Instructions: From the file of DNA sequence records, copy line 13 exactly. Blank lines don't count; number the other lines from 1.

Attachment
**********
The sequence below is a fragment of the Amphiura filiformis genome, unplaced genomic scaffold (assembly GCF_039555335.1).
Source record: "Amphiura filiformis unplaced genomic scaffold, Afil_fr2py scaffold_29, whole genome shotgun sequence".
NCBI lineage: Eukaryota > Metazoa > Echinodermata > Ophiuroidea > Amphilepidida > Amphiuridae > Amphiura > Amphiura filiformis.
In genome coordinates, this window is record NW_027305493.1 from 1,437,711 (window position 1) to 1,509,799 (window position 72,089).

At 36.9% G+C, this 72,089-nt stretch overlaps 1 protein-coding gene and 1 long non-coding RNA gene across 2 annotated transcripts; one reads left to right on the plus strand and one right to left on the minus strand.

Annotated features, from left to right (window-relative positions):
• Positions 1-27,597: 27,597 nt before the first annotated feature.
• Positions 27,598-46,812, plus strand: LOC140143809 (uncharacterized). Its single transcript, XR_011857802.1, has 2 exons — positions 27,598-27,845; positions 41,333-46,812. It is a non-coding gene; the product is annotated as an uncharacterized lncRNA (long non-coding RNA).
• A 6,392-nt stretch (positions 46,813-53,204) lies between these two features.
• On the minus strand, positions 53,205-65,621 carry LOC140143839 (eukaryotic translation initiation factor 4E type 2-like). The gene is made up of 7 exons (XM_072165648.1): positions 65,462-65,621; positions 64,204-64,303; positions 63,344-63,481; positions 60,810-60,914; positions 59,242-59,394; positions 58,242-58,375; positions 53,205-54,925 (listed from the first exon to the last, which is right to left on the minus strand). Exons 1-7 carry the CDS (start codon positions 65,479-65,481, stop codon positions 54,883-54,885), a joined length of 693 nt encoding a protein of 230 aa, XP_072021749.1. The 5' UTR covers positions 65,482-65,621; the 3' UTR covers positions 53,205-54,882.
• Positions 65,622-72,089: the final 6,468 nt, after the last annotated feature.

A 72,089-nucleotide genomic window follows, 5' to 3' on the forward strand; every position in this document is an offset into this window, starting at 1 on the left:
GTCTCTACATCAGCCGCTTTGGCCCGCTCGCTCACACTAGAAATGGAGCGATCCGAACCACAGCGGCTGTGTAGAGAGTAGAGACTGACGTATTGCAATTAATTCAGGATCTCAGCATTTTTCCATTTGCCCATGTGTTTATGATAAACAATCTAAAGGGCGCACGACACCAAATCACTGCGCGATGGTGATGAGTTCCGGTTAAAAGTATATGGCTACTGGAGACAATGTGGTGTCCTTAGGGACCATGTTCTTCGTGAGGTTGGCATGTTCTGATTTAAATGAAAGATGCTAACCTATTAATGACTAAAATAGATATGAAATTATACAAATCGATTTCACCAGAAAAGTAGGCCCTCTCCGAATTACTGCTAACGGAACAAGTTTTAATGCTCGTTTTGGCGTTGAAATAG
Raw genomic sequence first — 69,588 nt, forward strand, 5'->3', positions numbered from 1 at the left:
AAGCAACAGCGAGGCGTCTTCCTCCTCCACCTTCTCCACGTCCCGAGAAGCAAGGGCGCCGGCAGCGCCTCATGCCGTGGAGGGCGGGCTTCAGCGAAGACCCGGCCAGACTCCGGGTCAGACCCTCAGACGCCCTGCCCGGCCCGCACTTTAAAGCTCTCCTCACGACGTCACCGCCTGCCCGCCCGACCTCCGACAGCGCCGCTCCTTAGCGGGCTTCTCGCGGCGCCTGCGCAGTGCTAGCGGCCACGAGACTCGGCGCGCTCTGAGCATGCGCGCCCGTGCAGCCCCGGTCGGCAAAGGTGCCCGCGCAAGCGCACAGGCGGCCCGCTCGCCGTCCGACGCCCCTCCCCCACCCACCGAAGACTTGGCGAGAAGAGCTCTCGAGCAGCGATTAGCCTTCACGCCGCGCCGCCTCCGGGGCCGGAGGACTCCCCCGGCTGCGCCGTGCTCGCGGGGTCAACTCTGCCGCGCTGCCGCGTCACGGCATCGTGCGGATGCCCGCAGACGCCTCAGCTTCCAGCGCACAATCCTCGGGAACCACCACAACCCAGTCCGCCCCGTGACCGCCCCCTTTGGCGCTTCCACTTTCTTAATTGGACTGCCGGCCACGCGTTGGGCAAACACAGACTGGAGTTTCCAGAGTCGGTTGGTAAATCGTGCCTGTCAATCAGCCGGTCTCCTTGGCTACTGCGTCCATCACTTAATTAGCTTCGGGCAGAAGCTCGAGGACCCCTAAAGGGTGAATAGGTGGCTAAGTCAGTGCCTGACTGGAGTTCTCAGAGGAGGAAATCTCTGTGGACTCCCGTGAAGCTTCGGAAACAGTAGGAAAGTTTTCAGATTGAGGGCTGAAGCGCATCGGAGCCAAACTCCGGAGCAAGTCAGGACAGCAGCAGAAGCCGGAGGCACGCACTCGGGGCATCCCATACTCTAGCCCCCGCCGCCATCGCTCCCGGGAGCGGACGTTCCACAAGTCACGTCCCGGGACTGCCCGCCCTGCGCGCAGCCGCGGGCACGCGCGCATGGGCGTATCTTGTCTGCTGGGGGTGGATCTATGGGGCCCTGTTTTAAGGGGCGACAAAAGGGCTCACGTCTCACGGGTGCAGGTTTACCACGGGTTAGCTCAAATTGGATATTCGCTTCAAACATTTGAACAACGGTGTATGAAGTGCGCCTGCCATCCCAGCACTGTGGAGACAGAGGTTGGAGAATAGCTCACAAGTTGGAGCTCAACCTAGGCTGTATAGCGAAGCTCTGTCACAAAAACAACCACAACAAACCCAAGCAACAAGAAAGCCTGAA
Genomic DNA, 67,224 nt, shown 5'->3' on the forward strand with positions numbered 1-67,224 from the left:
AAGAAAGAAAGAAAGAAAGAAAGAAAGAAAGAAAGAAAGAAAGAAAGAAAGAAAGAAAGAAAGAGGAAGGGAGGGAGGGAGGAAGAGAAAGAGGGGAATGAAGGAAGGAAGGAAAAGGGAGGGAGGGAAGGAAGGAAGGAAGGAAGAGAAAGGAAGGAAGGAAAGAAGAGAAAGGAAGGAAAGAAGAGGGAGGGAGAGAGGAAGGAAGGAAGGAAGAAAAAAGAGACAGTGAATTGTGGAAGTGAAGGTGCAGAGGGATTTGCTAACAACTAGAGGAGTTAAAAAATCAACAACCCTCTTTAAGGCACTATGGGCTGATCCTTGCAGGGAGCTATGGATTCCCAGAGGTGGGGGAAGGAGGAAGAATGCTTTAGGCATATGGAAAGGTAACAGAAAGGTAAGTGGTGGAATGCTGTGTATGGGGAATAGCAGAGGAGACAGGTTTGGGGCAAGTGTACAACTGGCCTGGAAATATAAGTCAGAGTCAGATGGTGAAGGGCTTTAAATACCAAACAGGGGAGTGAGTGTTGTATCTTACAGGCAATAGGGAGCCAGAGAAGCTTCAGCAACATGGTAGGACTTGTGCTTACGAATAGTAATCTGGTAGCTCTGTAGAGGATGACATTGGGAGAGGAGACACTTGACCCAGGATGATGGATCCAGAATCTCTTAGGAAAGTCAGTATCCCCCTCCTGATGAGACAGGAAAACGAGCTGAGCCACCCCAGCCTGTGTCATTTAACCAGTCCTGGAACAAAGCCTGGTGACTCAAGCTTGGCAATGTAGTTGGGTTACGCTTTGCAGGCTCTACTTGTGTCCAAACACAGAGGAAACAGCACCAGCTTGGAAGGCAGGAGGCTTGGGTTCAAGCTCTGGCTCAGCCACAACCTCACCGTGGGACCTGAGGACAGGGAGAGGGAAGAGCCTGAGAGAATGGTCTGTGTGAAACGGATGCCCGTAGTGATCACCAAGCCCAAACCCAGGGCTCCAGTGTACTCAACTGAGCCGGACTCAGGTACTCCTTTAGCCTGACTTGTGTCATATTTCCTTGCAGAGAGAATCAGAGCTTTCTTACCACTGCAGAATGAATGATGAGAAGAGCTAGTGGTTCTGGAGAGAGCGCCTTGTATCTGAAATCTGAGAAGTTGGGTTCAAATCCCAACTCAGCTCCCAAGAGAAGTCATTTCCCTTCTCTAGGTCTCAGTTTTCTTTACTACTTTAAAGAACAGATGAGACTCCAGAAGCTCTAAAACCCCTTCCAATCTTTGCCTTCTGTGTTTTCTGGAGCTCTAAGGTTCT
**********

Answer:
GTCTCTACATCAGCCGCTTTGGCCCGCTCGCTCACACTAGAAATGGAGCGATCCGAACCACAGCGGCTGTGTAGAGAGTAGAGACTGACGTATTGCAATTAATTCAGGATCTCAGCATTTTTCCATTTGCCCATGTGTTTATGATAAACAATCTAAAGGGCGCACGACACCAAATCACTGCGCGATGGTGATGAGTTCCGGTTAAAAGTATATGGCTACTGGAGACAATGTGGTGTCCTTAGGGACCATGTTCTTCGTGAGGTTGGCATGTTCTGATTTAAATGAAAGATGCTAACCTATTAATGACTAAAATAGATATGAAATTATACAAATCGATTTCACCAGAAAAGTAGGCCCTCTCCGAATTACTGCTAACGGAACAAGTTTTAATGCTCGTTTTGGCGTTGAAATAG